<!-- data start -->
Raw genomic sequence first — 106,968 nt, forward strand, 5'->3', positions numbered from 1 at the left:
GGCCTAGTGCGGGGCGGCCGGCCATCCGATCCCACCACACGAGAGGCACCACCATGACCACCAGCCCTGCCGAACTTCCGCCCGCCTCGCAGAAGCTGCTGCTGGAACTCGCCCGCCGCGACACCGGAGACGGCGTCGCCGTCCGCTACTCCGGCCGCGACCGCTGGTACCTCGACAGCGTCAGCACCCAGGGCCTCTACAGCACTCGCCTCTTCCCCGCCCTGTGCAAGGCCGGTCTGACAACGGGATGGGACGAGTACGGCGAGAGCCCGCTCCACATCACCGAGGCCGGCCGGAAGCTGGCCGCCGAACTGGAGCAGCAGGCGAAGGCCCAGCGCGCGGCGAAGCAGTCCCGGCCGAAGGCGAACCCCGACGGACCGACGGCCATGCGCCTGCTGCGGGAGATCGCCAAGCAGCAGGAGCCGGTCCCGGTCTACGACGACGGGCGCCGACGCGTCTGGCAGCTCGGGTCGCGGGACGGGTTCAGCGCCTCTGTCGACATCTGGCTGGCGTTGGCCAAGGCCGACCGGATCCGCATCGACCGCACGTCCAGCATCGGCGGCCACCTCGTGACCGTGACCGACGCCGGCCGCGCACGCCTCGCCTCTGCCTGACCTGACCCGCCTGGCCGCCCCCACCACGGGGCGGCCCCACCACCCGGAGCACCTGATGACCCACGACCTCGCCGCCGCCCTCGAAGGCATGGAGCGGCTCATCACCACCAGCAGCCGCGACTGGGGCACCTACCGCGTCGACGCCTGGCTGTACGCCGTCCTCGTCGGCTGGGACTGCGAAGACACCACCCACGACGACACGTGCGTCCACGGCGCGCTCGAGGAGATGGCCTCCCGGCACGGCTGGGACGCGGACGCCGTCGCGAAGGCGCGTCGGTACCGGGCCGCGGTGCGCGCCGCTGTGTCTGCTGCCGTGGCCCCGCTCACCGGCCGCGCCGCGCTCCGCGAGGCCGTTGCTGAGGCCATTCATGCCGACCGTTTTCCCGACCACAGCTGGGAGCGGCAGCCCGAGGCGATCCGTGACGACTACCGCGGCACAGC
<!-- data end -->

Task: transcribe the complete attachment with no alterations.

Raw genomic sequence first — 106,968 nt, forward strand, 5'->3', positions numbered from 1 at the left:
GGCCTAGTGCGGGGCGGCCGGCCATCCGATCCCACCACACGAGAGGCACCACCATGACCACCAGCCCTGCCGAACTTCCGCCCGCCTCGCAGAAGCTGCTGCTGGAACTCGCCCGCCGCGACACCGGAGACGGCGTCGCCGTCCGCTACTCCGGCCGCGACCGCTGGTACCTCGACAGCGTCAGCACCCAGGGCCTCTACAGCACTCGCCTCTTCCCCGCCCTGTGCAAGGCCGGTCTGACAACGGGATGGGACGAGTACGGCGAGAGCCCGCTCCACATCACCGAGGCCGGCCGGAAGCTGGCCGCCGAACTGGAGCAGCAGGCGAAGGCCCAGCGCGCGGCGAAGCAGTCCCGGCCGAAGGCGAACCCCGACGGACCGACGGCCATGCGCCTGCTGCGGGAGATCGCCAAGCAGCAGGAGCCGGTCCCGGTCTACGACGACGGGCGCCGACGCGTCTGGCAGCTCGGGTCGCGGGACGGGTTCAGCGCCTCTGTCGACATCTGGCTGGCGTTGGCCAAGGCCGACCGGATCCGCATCGACCGCACGTCCAGCATCGGCGGCCACCTCGTGACCGTGACCGACGCCGGCCGCGCACGCCTCGCCTCTGCCTGACCTGACCCGCCTGGCCGCCCCCACCACGGGGCGGCCCCACCACCCGGAGCACCTGATGACCCACGACCTCGCCGCCGCCCTCGAAGGCATGGAGCGGCTCATCACCACCAGCAGCCGCGACTGGGGCACCTACCGCGTCGACGCCTGGCTGTACGCCGTCCTCGTCGGCTGGGACTGCGAAGACACCACCCACGACGACACGTGCGTCCACGGCGCGCTCGAGGAGATGGCCTCCCGGCACGGCTGGGACGCGGACGCCGTCGCGAAGGCGCGTCGGTACCGGGCCGCGGTGCGCGCCGCTGTGTCTGCTGCCGTGGCCCCGCTCACCGGCCGCGCCGCGCTCCGCGAGGCCGTTGCTGAGGCCATTCATGCCGACCGTTTTCCCGACCACAGCTGGGAGCGGCAGCCCGAGGCGATCCGTGACGACTACCGCGGCACAGC